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I have a Capri gas oven, an older model, and it takes 15 minutes.

All the popover recipes I'm familiar with call for a cold oven, but I understand that there are some heresies out there.
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Old 11-19-2002, 03:58 PM
Nametag Nametag is offline
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Racer72, don't you think that you've contradicted yourself here?
Quote:
The biggest problem is that foods being cooked with this method slowly warm with the oven, causing them to become done on the outside before the inside is done. This is especially true for cakes, cookies, and bisquits. By the time the middle is done, the outside is burned.
Quote:
if you want to bake bread with a softer crust, start the baking process at a lower temp for the first 10 minutes then increase it to the required temperature. For a hard crusty bread, start the baking process in a very hot oven and cool the the required temperature.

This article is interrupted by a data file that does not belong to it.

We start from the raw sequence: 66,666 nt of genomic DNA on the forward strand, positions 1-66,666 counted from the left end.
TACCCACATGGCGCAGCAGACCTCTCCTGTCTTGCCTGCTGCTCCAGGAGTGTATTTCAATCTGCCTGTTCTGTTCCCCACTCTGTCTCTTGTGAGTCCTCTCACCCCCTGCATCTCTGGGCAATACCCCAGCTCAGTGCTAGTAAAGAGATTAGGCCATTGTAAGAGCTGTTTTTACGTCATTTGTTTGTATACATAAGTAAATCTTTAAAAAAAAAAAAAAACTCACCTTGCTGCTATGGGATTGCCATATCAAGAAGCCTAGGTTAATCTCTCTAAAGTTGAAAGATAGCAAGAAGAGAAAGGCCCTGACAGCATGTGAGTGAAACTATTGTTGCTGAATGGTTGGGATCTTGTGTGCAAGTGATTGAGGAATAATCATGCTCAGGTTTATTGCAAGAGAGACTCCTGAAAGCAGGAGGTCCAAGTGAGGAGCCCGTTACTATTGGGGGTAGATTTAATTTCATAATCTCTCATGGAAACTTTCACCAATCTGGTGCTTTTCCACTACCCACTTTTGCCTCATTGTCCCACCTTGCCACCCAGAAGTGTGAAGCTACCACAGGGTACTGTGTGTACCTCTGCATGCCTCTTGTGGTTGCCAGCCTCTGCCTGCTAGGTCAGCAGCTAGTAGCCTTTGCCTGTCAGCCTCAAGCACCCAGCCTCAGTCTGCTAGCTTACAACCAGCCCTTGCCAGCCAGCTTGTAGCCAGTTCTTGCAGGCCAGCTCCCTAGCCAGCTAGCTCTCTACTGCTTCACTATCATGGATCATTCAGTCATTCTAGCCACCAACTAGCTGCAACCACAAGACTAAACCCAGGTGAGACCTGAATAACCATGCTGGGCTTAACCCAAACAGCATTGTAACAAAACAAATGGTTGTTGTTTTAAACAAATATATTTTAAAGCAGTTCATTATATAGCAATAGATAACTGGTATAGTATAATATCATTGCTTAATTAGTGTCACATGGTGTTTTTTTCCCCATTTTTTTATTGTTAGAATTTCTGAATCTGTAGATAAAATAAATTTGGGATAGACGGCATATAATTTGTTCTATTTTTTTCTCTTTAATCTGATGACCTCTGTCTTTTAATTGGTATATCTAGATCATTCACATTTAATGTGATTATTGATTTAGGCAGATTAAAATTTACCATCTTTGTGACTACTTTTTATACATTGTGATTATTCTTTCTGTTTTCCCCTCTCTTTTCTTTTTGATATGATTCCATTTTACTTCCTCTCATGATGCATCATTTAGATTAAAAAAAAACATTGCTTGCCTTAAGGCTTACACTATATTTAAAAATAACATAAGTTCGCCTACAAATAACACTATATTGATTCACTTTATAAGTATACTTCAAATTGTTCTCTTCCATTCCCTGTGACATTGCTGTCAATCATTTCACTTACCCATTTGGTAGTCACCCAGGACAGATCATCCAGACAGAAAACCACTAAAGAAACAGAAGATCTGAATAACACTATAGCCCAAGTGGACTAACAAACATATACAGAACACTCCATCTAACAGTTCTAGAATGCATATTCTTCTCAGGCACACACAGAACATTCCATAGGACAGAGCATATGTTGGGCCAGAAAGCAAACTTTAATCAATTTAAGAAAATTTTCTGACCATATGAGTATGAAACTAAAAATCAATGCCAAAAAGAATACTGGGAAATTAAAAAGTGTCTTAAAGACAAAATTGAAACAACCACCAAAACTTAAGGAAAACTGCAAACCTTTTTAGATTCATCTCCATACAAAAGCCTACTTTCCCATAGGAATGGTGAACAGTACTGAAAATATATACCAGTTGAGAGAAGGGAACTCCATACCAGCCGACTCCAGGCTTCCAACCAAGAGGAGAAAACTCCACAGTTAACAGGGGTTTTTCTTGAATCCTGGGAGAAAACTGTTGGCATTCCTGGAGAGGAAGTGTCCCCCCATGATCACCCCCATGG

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Old 11-19-2002, 04:15 PM
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Quote:
Originally posted by kniz
What kind of ovens do you folks have? We have one put out by General Electric (run of the mill) and it will get to temp in less than 5 minutes at high temp. However, I appreciate the information on baking cakes, racer72.
I generally let the oven sit at the temperature for about 15 or 20 minutes. The reason being that you want the oven walls not just the air in the oven to get up to temperature. If you don't then the oven temperature drops a lot when you open it to put the goodies in and takes longer to recover if the oven walls are not hot.